3. Always place ministry over family. Ask God to take care of your family so that you can do your ministry. Get home late and leave early, skip the kids’ cub scout meetings for ministry events, never take a weekend off if you are a worship leader, and make certain to take any and every church call during your dates with your wife because, well, the church needs you.

4. Never exercise or take a break. That nonsense about everyone needing to change their activity or position every 1.5-2 hours is just that: nonsense. Those headaches are a medical condition, not the result of pushing the creative juices past their natural limit.

5. And, if none of those work, take everything people say and do personally. Mull over poisonous comments and innocuous disagreements for hours until you are fuming or depressed or both, and then go home and share with your family.

If these 5 things don’t get you smelling like Kramer, I don’t know what will. Oh, and there’s a bonus. If you fulfill all of these points perfectly you are also apt to end up divorced, in counseling and without a job.

Of course, if you prefer not to end up burnt out, divorced and unemployed, perhaps you should consider doing the opposite of all these things. Like I said, these methods have been personally tested, but so have the anti-dotes.

What burnout causes or cures have you discovered?

How I Got My Team’s Attention

Have you ever talked to your team about a concept until you were blue in the face and still got the feeling they were miles away?  I have, and I have not always been able to get their attention focused where it should be.

Today, however, I want to share an example of something that did work.

Last year I was working with my music team at a Saturday gathering specifically focused on connecting more deeply on a personal level with each other, and on digging into the preparation aspect of being part of the music team.  In the past month I have been posting excerpts from this time.  This past Monday I posted 5 Steps to Improve Your Preparation.  Wednesday we toyed with the question, What Are Your Goals?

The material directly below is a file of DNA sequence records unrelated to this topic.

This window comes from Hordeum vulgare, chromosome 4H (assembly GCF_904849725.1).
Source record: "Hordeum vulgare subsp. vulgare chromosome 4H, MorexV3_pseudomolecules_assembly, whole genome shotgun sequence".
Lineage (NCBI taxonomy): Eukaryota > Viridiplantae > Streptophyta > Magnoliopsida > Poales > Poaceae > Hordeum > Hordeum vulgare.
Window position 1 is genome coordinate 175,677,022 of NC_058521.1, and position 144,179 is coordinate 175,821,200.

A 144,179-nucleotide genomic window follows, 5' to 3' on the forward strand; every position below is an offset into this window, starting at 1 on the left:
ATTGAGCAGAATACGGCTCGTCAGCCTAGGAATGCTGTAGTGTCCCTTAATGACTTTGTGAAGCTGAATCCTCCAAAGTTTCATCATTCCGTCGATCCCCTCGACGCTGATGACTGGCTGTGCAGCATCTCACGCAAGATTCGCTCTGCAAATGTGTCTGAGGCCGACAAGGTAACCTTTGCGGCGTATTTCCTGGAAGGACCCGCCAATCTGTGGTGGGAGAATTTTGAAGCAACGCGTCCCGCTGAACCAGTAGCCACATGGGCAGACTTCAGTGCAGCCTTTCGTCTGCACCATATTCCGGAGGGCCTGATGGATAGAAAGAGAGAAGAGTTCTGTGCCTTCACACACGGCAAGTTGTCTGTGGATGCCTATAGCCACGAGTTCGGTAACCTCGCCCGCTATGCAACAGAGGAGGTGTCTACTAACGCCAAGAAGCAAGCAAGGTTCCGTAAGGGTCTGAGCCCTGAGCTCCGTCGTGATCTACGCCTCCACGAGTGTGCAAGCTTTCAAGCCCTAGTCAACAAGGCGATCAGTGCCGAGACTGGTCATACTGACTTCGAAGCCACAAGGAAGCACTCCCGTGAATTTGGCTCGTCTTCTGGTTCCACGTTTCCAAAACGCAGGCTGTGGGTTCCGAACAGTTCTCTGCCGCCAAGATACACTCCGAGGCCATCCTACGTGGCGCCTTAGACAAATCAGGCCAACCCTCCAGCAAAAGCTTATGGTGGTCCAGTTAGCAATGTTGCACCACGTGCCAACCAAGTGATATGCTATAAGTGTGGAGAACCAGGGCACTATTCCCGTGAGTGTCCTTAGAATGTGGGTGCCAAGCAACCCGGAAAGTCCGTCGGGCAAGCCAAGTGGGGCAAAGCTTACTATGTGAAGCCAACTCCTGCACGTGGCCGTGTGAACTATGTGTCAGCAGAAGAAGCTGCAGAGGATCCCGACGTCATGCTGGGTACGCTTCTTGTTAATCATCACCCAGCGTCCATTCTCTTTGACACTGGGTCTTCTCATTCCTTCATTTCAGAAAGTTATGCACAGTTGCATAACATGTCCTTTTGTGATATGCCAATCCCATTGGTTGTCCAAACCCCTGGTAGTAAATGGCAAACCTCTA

Today I want to give you the illustration that helped the team to get involved in the discussion.

After discussing what our goals in practical preparation should and should not be, I introduced the 5 Steps.  If you remember, the 5 Steps were

  1. Listen – spend time with the example recording
  2. Read – spend time reading the music while listening to the recording to make certain you fully understand the piece
  3. Feel – listen through the set of songs without distraction and get a sense of where the songs want to go and how they want to flow together
  4. Worship – get beyond the notes and rhythms and be able to worship individually to the music you will be leading
  5. Lead – be past the rudiments of the music so that you can focus on God and the congregation while you lead.

The Illustration

In order to illustrate the steps and where we were or were not adhering to it, I drew a timeline representing the week a team member would be volunteering to lead worship.  On the right was the Sunday for which they were volunteering, and on the left was the Sunday prior.  In the middle I made a mark to represent the mid-week rehearsal.

Then I asked the team to help me note on the timeline where they thought we presently accomplished the 5 steps.  As expected, steps 1 and 2 were clustered right around the mid-week rehearsal, and 3, 4 and 5 were right on or close to Sunday.  In fact, some of 1 and 2 were also happening Sunday morning, where we were supposed to be simply running through music rather than rehearsing.

Next I graphed out where I felt we should be accomplishing the 5 steps.  We should be completely through the listening and reading stages early in the week.  We should be working through feel and worshipping at the rehearsal.  Finally, we should be completely ready to lead on Sunday at the first service, not the last one.  The Sunday morning run-through will naturally including more time of getting our feel together and preparing our hearts well for worship, but it should not be a rehearsal.

What followed was a lot of meaningful conversation about schedules, what I needed to provide for them so that they could improve their preparation, and many other things.

What successful methods have you used to get your team’s attention in regards to preparation?